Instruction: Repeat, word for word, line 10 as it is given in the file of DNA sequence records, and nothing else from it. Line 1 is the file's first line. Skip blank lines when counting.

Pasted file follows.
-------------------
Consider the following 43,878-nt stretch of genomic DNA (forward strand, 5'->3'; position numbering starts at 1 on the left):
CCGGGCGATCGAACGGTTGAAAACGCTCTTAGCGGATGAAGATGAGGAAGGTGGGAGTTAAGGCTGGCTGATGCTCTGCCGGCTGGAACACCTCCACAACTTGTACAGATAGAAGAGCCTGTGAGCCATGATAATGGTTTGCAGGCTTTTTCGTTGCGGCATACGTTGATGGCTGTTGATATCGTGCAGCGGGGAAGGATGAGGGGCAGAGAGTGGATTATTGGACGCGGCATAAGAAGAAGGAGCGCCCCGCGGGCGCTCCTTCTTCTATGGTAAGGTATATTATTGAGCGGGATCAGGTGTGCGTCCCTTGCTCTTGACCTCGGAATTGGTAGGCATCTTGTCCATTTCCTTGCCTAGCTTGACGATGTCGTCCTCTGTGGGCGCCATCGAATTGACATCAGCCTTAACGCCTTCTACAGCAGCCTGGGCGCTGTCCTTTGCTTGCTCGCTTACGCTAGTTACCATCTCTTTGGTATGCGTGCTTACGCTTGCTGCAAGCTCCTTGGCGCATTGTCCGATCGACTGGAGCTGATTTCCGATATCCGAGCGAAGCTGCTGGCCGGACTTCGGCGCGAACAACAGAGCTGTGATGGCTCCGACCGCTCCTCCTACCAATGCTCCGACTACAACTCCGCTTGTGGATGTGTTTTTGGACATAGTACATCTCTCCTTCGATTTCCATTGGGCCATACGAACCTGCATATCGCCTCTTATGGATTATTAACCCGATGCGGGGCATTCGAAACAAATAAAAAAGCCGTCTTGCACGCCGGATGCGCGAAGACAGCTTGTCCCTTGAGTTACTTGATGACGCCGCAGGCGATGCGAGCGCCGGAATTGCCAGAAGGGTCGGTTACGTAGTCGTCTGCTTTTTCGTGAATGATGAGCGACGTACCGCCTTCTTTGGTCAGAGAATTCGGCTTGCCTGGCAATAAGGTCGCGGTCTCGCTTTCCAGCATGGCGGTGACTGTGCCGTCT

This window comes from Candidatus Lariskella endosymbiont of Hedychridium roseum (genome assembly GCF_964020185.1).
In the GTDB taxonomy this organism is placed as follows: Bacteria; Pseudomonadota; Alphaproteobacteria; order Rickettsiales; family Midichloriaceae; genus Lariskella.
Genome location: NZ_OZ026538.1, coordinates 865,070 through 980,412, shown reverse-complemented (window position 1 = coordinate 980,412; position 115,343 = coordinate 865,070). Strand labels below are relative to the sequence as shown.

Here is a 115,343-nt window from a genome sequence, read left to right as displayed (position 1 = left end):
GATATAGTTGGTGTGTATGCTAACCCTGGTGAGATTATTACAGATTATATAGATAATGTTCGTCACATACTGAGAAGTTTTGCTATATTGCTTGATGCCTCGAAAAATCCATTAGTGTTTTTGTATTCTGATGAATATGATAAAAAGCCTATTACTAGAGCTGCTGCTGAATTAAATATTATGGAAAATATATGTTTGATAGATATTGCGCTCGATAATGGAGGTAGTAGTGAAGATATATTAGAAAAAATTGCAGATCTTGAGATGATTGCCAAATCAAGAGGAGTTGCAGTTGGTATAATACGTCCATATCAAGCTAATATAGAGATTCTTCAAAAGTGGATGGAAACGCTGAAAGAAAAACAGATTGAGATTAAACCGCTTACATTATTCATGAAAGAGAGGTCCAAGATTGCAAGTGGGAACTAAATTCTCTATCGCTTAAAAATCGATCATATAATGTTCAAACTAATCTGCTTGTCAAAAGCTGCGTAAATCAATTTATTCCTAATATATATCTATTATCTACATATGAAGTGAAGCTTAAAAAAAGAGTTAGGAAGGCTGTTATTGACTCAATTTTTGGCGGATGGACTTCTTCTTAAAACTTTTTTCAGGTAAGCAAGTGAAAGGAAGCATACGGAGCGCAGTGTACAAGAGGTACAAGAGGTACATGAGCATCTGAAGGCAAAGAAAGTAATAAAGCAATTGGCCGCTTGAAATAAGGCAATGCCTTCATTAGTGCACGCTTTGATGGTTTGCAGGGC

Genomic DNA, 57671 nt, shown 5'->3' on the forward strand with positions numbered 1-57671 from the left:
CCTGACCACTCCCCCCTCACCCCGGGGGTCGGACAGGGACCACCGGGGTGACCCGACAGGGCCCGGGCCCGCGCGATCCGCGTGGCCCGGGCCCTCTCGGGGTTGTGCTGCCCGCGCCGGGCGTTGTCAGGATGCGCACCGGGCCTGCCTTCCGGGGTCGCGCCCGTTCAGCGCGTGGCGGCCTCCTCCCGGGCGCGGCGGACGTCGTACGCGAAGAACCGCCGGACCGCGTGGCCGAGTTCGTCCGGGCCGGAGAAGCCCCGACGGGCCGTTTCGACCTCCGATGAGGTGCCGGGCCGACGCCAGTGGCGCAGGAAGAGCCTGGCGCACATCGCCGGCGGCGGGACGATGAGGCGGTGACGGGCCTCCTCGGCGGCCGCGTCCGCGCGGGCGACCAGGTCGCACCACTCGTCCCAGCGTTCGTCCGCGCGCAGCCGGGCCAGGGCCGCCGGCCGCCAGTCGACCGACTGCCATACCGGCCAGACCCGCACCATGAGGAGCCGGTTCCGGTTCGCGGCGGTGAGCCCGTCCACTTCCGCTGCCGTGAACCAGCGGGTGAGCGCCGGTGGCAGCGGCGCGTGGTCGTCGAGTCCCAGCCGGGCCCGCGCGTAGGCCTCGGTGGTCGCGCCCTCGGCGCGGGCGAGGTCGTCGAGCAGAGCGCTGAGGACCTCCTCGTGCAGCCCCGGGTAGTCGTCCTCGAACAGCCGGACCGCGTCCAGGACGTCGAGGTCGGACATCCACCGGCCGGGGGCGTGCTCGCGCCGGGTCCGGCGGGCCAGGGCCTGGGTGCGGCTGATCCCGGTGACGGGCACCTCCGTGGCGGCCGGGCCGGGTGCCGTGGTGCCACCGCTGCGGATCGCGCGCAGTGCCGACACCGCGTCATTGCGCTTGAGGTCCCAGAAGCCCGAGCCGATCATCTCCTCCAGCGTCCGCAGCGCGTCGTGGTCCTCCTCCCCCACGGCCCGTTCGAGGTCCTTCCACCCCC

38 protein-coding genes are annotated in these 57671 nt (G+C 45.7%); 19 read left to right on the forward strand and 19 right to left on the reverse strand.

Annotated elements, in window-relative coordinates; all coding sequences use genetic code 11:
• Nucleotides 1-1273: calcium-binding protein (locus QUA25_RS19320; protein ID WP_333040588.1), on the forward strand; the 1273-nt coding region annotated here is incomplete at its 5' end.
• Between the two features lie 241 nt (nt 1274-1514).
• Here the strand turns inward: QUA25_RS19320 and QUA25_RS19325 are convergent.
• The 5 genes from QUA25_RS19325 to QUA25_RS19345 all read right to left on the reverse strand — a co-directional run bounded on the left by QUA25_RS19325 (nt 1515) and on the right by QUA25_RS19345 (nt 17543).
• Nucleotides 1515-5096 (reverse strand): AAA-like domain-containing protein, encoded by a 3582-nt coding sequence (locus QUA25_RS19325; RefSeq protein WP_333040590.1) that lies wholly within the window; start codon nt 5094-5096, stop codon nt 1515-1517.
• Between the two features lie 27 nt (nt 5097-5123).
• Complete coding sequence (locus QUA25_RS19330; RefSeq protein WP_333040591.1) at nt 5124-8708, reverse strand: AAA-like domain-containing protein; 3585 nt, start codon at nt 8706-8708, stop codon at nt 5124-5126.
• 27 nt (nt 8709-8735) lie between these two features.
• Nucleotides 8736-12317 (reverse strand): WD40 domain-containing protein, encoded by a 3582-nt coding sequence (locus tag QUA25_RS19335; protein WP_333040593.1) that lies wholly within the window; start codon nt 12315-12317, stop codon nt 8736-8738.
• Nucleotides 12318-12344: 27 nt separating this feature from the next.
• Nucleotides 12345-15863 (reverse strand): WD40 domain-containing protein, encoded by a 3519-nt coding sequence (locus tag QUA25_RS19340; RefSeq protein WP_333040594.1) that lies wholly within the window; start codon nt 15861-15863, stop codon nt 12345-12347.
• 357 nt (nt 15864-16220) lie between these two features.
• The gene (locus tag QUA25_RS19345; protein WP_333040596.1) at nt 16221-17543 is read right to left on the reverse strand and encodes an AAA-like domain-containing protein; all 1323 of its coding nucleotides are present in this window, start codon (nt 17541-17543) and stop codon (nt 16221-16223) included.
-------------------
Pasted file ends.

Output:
38 protein-coding genes are annotated in these 57671 nt (G+C 45.7%); 19 read left to right on the forward strand and 19 right to left on the reverse strand.